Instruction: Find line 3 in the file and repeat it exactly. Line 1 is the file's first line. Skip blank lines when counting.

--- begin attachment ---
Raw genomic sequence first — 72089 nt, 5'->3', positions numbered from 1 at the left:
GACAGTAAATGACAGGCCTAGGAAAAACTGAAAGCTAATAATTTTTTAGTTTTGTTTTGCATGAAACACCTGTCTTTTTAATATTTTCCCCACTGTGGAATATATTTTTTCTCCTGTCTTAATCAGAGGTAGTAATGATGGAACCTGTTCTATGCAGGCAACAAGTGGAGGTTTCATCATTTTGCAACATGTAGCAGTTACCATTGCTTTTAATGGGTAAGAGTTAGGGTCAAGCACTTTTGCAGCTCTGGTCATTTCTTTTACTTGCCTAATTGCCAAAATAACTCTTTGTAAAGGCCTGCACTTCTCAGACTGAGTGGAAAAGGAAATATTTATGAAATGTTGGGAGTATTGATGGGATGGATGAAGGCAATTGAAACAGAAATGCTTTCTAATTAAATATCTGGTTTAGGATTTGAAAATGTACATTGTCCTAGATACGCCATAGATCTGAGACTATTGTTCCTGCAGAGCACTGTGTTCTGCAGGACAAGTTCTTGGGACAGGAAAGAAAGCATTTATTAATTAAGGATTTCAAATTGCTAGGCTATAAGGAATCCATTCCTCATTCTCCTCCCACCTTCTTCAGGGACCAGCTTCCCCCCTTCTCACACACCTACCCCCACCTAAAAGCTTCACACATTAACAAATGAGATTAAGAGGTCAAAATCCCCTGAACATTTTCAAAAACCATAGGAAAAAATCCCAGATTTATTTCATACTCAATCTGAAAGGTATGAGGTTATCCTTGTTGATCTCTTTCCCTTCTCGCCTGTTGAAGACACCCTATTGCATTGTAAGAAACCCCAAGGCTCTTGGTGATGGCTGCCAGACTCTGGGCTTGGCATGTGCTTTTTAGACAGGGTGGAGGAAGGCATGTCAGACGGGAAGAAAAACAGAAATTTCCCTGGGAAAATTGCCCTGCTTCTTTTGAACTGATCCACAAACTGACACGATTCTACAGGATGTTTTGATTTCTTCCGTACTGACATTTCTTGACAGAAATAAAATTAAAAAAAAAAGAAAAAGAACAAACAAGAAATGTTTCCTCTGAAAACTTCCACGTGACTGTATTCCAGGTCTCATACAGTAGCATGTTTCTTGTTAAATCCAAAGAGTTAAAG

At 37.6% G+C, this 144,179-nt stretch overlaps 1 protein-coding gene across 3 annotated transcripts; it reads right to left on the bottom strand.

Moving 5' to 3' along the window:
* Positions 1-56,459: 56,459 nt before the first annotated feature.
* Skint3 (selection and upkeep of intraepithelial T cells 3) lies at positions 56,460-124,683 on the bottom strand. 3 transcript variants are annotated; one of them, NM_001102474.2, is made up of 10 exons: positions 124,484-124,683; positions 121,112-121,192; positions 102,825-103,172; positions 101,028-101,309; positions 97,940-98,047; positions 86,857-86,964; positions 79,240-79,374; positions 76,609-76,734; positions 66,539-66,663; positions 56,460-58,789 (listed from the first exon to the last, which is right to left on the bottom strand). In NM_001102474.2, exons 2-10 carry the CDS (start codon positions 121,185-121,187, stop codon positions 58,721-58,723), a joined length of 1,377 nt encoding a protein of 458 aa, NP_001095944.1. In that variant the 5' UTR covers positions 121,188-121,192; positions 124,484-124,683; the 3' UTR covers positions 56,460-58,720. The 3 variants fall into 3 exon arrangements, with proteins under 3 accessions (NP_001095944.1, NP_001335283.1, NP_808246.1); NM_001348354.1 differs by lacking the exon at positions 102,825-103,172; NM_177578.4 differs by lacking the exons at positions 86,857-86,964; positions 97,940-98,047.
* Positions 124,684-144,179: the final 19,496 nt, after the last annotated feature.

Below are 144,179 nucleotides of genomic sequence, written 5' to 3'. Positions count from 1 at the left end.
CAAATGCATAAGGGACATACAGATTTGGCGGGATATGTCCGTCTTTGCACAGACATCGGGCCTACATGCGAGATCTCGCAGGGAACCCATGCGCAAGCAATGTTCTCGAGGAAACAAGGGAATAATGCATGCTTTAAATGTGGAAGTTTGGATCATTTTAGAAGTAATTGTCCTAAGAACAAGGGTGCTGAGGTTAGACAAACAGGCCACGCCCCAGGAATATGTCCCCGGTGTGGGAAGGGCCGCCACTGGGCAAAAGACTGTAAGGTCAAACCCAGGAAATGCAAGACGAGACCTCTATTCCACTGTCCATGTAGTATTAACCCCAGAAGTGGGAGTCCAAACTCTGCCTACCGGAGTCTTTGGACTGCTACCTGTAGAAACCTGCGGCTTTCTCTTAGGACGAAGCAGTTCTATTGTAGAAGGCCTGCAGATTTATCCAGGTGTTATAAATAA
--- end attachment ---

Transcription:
At 37.6% G+C, this 144,179-nt stretch overlaps 1 protein-coding gene across 3 annotated transcripts; it reads right to left on the bottom strand.